Tallest Building In Town Ain’t That Religion?

I heard an interview with Joseph Campbell in which he reflected on how the tallest buildings of any given era express the values and myths that drive that culture. So in ancient times, the tallest building of any town was the cathedral, temple or sacred monument, then in the era of princes and merchants, the tallest structures were the palaces and royal administrative buildings; now, in our modern, economically driven times, the tallest buildings are bank or corporate headquarters. Things that make you go “hmmm“.

Yuval Noah Harari points out that of all the stories homo sapiens have created, the most powerful and sustainable one so far is the story of the value and importance of money. Everything is driven by economics, the story of money seems to be today’s religion.

On one hand, I see this need to monetize everything we do as a collective delirium that has taken over our lives, a consensus reality that mistakes making a living for just living.

However, the idea that each one of us can transform our talents and passions into economy generating activities, that we all can become freelance content creators, independent entrepreneurs, life artists, is fantastic. The possibility to make our living by practicing the things we feel make life worth living, seems like a giant step in the evolution of our thinking and doing concerning work and how we understand what we’re here to do.

Given the upcoming fusion of robotics and artificial intelligence, the predictions about the future of work and the labor market are that a so-called “useless class” (Harari) may be created. Millions and millions of people out of work. This seems to be inevitable. But is it a problem? Doesn’t it open the door to the development of a population of researchers, philosophers, artists, freelance creatives, people free to develop themselves rather than chained to the wheels of underpaid labor with the sole purpose of paying off debts and consuming stuff produced in order to keep them working so they can buy stuff and keep the machine rolling?  Can it be that this is what the current transformation of the concepts of work and the shift towards independent freelance activity is about? As Douglas Rushkoff said, “I’m not an optimist, but I am hopeful.”


Falling continuously into this moment of BEING.
Do not cling to your beliefs.
Do not cling to your securities.
Do not cling to anything.
Let AWARENESS, the focused silent witness
pierce gently the veil of opinions, beliefs, preconceptions, acquired reaction patterns, defense mechanisms, proofs and theories
and see what is that can contain the broadest truth as things present themselves now.

Knowing the difference

“Learning to look deeply to see into the true nature of things, having direct contact with reality and not just describing reality in terms of notions and concepts, is the practice.” Thich Nhat Hanh

When we learn to discern the DREAMING understanding all we see and encounter in daily reality, we learn to see what is really happening underneath the concepts and notions with which we communicate among ourselves in order to transmit and share experience.


Image result for untying knots

POLARITY AND UNTYING KNOTS – a conversation with my friend Dorit Weintal.

We were talking about some new year’s eve heated conversations about racism and immigration. Polarized issues. I was saying that there’s no point confronting “facts” against each other. So called facts just line up according to the values, viewpoints and instruments used by the researchers.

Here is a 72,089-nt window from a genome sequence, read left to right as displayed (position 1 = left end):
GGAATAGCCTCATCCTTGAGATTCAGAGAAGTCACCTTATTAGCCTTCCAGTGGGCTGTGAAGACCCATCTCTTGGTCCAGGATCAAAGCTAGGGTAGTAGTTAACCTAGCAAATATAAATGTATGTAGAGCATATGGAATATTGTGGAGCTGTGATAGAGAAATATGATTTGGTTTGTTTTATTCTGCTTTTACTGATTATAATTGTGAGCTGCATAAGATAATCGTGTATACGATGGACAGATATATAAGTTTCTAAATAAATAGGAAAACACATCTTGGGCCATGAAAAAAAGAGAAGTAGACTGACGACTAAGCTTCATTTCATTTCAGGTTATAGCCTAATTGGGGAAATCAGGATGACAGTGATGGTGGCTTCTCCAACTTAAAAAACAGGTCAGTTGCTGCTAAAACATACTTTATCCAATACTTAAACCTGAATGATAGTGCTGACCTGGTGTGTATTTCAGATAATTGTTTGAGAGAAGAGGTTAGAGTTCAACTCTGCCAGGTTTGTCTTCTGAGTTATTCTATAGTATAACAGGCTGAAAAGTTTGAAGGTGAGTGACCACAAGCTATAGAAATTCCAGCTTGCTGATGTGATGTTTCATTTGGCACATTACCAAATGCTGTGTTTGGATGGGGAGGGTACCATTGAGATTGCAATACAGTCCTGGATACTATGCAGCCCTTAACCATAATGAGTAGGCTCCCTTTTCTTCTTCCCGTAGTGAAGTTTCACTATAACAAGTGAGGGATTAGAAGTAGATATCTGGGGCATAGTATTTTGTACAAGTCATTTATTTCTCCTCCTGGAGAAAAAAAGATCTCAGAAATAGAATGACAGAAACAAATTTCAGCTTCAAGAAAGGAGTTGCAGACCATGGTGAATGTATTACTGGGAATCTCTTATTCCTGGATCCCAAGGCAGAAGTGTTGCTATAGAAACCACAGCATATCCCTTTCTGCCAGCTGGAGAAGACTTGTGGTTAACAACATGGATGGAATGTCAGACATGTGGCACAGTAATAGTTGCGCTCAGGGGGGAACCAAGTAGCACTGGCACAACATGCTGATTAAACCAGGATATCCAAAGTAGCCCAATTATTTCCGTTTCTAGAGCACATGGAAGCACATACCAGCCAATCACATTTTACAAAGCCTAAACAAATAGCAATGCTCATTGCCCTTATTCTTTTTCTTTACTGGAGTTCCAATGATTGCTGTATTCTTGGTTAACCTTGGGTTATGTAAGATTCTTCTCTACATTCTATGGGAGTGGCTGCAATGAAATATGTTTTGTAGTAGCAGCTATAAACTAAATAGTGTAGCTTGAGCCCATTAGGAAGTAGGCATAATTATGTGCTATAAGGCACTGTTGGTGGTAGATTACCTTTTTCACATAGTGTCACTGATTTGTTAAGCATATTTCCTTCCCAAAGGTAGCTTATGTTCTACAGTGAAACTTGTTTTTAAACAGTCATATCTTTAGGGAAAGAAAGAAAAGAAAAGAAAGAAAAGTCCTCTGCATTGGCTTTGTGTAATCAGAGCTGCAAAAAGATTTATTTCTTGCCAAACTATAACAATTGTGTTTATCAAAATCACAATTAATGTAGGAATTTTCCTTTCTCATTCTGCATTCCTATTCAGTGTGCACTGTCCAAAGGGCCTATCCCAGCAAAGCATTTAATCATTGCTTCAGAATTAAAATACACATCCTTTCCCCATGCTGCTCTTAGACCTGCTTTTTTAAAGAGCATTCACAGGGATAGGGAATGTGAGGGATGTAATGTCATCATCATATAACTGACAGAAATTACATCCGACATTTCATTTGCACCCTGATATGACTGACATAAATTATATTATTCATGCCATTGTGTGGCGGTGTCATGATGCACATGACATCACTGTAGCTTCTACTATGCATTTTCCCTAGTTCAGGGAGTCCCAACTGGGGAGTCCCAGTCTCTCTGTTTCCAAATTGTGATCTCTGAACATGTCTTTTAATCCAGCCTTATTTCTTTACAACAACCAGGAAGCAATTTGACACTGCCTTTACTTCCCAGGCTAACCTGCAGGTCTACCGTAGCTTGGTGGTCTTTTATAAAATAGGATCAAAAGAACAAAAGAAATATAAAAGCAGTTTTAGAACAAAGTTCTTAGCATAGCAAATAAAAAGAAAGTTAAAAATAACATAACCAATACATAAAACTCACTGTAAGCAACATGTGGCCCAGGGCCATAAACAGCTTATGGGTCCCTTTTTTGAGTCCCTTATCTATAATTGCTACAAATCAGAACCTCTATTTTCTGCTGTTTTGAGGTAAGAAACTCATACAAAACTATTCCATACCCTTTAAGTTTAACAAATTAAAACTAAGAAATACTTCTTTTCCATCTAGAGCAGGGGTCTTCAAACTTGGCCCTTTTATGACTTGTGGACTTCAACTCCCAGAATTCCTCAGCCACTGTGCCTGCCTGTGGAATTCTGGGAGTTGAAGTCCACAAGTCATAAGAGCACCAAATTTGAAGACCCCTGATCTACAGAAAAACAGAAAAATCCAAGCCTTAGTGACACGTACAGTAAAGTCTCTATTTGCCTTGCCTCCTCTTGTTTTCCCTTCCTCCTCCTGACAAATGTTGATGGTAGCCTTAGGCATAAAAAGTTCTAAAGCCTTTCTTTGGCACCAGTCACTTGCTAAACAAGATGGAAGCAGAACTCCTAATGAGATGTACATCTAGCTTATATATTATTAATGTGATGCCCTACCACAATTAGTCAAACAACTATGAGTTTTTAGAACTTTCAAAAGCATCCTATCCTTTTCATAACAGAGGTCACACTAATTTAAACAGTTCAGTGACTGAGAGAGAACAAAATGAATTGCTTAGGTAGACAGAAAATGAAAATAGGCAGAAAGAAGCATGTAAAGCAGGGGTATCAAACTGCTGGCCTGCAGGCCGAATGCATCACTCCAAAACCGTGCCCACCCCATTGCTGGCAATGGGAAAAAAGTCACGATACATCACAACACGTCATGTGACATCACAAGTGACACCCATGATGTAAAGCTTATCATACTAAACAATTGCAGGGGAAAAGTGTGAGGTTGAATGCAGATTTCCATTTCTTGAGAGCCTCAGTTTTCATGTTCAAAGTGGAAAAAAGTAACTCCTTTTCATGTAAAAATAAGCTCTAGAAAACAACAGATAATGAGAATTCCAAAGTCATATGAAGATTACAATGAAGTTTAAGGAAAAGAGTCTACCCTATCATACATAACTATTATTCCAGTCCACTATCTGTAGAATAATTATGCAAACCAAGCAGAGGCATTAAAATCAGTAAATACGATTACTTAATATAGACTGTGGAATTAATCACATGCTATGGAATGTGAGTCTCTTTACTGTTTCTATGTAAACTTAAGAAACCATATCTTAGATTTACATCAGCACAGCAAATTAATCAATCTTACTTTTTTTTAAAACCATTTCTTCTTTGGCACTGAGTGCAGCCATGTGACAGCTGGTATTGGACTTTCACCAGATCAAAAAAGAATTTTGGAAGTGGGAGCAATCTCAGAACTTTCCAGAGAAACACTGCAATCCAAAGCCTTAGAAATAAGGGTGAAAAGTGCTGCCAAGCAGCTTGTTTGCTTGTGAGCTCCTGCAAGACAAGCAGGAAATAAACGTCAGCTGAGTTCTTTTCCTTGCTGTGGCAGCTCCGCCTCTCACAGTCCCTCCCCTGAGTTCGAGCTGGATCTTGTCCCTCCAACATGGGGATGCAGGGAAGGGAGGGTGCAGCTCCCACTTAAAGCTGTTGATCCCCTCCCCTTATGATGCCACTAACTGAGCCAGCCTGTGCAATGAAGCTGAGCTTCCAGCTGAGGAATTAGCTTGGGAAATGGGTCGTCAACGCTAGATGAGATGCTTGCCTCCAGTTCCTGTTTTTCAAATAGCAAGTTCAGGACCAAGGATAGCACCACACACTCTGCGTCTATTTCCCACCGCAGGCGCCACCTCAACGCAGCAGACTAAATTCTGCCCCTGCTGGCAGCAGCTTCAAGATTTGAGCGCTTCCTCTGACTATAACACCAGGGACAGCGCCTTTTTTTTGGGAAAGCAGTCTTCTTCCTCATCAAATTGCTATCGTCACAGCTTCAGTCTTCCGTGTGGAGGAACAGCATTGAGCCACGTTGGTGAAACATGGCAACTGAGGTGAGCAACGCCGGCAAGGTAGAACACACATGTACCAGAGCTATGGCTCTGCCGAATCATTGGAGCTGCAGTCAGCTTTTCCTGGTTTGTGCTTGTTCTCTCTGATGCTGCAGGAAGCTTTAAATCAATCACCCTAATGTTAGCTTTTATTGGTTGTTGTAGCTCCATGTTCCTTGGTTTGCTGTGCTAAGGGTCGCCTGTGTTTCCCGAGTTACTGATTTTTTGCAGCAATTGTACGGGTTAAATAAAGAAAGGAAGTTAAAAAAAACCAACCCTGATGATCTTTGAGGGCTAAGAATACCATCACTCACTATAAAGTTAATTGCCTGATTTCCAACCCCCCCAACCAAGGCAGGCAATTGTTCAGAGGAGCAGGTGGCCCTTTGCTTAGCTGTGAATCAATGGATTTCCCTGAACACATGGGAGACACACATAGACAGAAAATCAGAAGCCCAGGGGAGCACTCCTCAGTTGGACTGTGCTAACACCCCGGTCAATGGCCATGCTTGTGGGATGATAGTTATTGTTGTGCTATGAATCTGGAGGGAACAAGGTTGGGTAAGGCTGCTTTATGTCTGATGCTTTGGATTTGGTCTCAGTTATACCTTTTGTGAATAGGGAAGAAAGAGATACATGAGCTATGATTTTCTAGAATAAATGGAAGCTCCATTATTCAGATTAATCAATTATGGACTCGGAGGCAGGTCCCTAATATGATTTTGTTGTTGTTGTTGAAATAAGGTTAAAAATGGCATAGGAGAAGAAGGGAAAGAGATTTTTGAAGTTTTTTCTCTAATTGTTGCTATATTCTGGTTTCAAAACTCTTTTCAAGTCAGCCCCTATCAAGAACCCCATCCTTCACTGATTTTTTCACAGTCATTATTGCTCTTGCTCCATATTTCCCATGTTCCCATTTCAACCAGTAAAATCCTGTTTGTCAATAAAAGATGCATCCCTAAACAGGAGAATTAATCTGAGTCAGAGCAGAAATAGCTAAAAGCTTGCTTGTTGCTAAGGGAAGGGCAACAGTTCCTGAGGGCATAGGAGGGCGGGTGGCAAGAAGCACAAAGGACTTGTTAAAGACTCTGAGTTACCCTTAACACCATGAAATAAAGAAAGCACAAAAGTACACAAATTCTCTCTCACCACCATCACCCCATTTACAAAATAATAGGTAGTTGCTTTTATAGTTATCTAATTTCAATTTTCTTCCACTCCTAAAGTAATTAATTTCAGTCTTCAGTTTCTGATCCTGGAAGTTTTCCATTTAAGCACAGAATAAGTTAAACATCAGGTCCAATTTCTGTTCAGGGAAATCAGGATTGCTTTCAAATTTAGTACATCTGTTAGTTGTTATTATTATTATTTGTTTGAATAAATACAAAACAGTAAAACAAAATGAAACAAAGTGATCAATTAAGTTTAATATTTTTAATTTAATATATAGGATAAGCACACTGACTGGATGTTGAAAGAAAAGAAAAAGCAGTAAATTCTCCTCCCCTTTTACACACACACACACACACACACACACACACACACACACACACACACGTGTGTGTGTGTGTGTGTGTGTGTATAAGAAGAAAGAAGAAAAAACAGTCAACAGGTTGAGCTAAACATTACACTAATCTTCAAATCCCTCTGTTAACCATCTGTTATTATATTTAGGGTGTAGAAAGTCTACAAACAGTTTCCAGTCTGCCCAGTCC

Resonating with this, Dorit came up with this wonderful insight:          << If you want to release/untie a knot you can’t do it by pulling hard on the ends of the tangled rope in one direction or another. You need, instead, to take the knot in your fingers and delicately massage it, turning it this way and that, move it around to let it relax (moving your whole body with it as well). This way the openings will be found. >>

a meeting of souls or a meeting of roles?


a meeting of souls not roles

Last night I was at dinner with friends and some friends of my friends. This couple, the friends of my friends, follow some spiritual teaching and the boyfriend (let’s call him A) of my friend is into yoga. We talked at length about the spiritual practice the couple is engaged in. I was really trying to understand what they were into and what this practice, which they were not really explaining, was giving them. In the course of the evening’s conversations I also said some things about what I do and share with people and some reflections about the yogic perspective came from A.

On the way home and this morning I was feeling some kind of sadness. At first it presented itself as doubts about the utility for others of the things I practice and teach. Is there interest? Is there any real benefit? Am I able to contribute to their understanding and happiness? After some time dancing with my jackals trying to sense what is in their heart, I came to the understanding that the real source of my sadness was my need to just BE and meet others beyond our roles, our professional or devotional identities – a meeting of souls beyond roles. In fact what I am practicing and sharing in my work are experiences and instruments for self-connection, discovering purpose, communication, collaboration and celebration that are free of labels, free of isms. Of course I am grateful and pay homage to the contributions and teachings of many masters, teachers, researchers and seekers. I acknowledge them by name so that anyone can deepen their familiarity with these things that have been and are of profound inspiration to me. But I’m never suggesting that anyone should become a follower of any of these things. My purpose is to inspire and facilitate each person’s awakening and transformational process toward what their real needs are and what the dreams that move them are.